West Fargo

Hunters and anglers may not realize how important they are to fisheries and wildlife management. While most of us understand the role that license fees, plus excise taxes on hunting and angling equipment, play in supporting fish and wildlife management programs, the information we provide about our time afield and on the water is also of great value to agencies like the North Dakota Game and Fish Department.

And this time of year, as hunting seasons are ending, is prime time for the agency to find out what hunters experienced.

To do this, Game and Fish sends out surveys, and from those surveys agency managers can determine an estimate of harvest, which in conjunction with other information guides decisions about future license numbers, bag limits and season dates.

The Game and Fish Department sent about 75,000 surveys last year, split up between various species and seasons, and including the follow-up correspondence and reminders. The surveys are sent to randomly selected hunters, and I’ve had people wonder why they’ve never received a survey, and others who wonder why they get so many.

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“We are sensitive to hunter’s time and we do not want to inundate them with questions,” Chad Parent, the Game and Fish Department’s survey coordinator, explained in the November 2017 issue of North Dakota OUTDOORS magazine. “And so, there is really a couple of key things we need to know. The first piece of information we are looking for is where did you hunt and how many days did you spend hunting there. The second piece of information that we need is, were you successful and if you were successful how many of that game species did you harvest if that is applicable. And again, if it is applicable we want to know a little bit about the animal’s biology, so its sex and its age.”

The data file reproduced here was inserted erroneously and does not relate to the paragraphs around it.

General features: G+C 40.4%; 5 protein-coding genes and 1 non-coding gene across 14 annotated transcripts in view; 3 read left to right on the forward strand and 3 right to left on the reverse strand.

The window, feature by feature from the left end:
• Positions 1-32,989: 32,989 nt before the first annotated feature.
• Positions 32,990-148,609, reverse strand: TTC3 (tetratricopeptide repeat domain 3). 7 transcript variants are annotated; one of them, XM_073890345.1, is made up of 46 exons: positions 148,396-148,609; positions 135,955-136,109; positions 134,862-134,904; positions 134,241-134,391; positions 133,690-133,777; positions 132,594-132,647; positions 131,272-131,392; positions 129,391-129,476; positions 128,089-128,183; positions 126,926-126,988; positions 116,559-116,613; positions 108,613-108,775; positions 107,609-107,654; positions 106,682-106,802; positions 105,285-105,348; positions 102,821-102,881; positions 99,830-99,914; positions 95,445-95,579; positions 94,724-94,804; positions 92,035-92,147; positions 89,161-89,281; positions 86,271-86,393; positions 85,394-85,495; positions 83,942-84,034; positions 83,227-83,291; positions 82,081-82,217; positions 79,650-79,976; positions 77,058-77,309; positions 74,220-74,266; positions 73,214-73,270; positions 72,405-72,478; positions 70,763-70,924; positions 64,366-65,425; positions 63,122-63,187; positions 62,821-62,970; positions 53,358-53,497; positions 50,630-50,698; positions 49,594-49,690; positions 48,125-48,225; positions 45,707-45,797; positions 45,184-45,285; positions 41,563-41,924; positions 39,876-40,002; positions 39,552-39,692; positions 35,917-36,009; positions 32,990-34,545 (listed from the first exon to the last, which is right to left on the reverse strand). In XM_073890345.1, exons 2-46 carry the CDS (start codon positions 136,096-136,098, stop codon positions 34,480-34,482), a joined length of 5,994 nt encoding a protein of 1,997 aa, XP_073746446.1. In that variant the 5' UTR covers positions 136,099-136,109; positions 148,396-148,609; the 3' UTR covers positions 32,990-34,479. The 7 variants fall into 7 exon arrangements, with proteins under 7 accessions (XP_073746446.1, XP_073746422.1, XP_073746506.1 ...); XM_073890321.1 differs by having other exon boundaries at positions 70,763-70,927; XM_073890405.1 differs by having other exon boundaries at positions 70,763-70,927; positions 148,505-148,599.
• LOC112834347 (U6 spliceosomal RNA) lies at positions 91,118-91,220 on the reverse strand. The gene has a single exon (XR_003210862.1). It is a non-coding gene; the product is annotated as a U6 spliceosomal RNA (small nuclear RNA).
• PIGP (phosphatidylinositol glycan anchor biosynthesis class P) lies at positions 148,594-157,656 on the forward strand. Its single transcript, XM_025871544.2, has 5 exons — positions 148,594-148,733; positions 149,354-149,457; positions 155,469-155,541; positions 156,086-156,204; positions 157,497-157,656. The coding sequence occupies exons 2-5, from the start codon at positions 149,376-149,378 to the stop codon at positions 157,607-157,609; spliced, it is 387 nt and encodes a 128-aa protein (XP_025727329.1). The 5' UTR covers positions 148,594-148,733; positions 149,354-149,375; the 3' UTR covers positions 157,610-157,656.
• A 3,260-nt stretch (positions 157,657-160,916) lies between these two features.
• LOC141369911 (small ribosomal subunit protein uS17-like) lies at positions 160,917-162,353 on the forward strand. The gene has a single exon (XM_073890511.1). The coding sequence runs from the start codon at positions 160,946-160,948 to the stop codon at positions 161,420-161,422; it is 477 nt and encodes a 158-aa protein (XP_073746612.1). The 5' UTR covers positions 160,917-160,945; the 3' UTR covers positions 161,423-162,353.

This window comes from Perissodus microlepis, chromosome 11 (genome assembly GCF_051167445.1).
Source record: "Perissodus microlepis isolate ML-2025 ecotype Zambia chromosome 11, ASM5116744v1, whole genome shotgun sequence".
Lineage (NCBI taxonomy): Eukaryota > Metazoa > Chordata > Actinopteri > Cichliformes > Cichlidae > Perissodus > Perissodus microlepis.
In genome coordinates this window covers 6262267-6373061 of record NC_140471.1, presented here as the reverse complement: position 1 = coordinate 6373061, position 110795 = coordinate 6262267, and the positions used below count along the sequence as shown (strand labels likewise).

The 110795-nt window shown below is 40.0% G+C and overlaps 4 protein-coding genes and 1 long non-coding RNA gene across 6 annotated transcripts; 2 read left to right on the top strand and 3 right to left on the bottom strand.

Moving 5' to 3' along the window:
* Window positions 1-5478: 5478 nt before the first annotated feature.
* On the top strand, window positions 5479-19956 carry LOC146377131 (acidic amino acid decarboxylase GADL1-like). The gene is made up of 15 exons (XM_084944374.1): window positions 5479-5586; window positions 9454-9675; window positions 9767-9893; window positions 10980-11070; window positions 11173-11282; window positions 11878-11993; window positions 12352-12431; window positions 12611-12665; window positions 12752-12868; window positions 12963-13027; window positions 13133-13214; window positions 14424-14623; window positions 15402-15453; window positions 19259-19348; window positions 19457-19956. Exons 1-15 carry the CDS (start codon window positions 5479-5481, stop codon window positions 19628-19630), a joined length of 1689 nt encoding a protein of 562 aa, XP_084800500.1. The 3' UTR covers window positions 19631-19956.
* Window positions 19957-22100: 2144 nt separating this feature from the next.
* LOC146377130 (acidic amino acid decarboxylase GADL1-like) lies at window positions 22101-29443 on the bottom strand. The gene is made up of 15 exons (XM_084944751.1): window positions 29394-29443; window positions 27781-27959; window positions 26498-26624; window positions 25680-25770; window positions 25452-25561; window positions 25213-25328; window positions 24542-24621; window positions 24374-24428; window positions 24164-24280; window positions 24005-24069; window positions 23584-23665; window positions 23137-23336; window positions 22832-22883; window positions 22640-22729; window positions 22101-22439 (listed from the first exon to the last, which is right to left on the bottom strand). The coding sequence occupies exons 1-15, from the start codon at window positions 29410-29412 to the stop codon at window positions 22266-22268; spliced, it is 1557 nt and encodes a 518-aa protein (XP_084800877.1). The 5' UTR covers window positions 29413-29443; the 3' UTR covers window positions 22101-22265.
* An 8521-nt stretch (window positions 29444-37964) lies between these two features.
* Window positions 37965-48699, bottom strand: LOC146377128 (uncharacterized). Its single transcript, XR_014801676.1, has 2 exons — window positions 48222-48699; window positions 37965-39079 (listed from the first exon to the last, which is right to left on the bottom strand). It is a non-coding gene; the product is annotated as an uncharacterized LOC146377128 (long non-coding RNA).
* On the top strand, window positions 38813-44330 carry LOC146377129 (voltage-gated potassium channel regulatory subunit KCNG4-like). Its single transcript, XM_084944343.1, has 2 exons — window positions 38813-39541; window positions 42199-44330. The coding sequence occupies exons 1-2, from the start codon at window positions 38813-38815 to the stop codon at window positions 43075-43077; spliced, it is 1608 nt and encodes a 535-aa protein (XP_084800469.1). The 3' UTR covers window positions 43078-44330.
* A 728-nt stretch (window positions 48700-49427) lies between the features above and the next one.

The estimates of harvest these surveys produce for Game and Fish are only as good as the responses returned by hunters. If there are errors on those responses, then there is more variability around harvest estimates, and more variability around estimates of hunting effort, and that can add to uncertainty in the process of trying to determine how many licenses to allocate in future hunting seasons.

The Game and Fish Department has a long tradition of sending out surveys and getting back good information from state hunters. For example, the deer gun survey has been ongoing since 1975, and is one of the longest running consistent surveys in the nation. Such large data sets allow Game and Fish biologists to put into perspective any short-term trends that might be noticed.

Game and Fish has already mailed the first round of deer gun season surveys, and then will send out muzzleloader surveys after that season ends, followed by small game, waterfowl, archery deer, turkey and others.

And on the fisheries side, a winter creel survey is in progress on Lake Audubon this year.

If you receive a survey in the mail, or are approached by a creel clerk on a lake, it’s simply part of our responsibility as a hunter and/or angler to participate.